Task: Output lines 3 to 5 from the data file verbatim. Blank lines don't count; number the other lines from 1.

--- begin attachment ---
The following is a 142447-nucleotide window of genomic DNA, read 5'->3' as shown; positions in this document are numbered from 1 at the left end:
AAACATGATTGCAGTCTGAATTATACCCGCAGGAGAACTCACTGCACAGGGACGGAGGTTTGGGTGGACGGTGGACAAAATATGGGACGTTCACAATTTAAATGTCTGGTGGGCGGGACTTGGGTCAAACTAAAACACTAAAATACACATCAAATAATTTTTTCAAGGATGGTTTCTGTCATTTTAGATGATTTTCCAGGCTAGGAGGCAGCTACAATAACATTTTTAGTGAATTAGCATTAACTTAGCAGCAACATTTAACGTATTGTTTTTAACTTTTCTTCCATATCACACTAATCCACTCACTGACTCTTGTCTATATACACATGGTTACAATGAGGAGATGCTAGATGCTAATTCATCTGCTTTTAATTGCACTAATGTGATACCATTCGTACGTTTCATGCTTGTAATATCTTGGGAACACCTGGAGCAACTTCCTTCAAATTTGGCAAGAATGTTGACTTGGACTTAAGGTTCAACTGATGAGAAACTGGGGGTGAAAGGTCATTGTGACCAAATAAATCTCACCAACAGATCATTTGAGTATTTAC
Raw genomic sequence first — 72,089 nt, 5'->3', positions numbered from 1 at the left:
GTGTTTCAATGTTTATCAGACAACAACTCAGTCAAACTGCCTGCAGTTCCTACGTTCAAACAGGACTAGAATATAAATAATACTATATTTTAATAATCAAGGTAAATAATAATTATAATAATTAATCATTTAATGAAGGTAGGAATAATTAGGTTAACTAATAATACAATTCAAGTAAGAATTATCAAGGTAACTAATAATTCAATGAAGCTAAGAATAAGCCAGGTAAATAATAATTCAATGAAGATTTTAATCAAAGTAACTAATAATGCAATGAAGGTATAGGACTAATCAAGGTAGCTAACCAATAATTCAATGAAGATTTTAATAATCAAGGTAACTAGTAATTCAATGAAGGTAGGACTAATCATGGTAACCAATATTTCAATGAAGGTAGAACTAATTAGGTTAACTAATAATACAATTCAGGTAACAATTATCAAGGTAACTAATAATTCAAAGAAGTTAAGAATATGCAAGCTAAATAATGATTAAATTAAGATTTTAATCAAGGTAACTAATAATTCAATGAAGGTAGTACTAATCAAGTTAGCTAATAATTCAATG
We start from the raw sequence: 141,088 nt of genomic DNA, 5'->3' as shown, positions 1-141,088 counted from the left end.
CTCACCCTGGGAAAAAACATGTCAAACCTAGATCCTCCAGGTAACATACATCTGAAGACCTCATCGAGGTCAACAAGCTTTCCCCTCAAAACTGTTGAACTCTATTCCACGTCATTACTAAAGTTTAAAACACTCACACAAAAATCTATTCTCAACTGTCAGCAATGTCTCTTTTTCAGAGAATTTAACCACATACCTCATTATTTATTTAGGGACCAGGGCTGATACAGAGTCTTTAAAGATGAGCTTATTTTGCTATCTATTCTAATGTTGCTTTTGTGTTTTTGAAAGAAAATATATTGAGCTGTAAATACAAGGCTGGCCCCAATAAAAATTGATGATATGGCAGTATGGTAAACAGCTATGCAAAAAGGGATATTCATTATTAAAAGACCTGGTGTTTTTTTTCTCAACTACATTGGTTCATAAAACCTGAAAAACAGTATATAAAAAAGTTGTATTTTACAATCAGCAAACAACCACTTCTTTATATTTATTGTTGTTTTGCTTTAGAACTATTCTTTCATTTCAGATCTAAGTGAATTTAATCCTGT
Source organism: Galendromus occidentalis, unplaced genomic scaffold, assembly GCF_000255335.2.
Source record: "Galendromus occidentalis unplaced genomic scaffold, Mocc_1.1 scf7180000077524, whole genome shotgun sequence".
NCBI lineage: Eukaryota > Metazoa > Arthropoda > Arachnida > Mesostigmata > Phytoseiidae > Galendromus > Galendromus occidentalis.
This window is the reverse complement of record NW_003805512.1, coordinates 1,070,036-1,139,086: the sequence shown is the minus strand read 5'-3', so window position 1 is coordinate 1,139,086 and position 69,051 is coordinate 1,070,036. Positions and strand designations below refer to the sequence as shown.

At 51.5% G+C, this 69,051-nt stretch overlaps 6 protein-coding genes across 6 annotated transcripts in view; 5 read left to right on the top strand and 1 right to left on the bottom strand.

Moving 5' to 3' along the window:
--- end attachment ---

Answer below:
Raw genomic sequence first — 72,089 nt, 5'->3', positions numbered from 1 at the left:
GTGTTTCAATGTTTATCAGACAACAACTCAGTCAAACTGCCTGCAGTTCCTACGTTCAAACAGGACTAGAATATAAATAATACTATATTTTAATAATCAAGGTAAATAATAATTATAATAATTAATCATTTAATGAAGGTAGGAATAATTAGGTTAACTAATAATACAATTCAAGTAAGAATTATCAAGGTAACTAATAATTCAATGAAGCTAAGAATAAGCCAGGTAAATAATAATTCAATGAAGATTTTAATCAAAGTAACTAATAATGCAATGAAGGTATAGGACTAATCAAGGTAGCTAACCAATAATTCAATGAAGATTTTAATAATCAAGGTAACTAGTAATTCAATGAAGGTAGGACTAATCATGGTAACCAATATTTCAATGAAGGTAGAACTAATTAGGTTAACTAATAATACAATTCAGGTAACAATTATCAAGGTAACTAATAATTCAAAGAAGTTAAGAATATGCAAGCTAAATAATGATTAAATTAAGATTTTAATCAAGGTAACTAATAATTCAATGAAGGTAGTACTAATCAAGTTAGCTAATAATTCAATG
We start from the raw sequence: 141,088 nt of genomic DNA, 5'->3' as shown, positions 1-141,088 counted from the left end.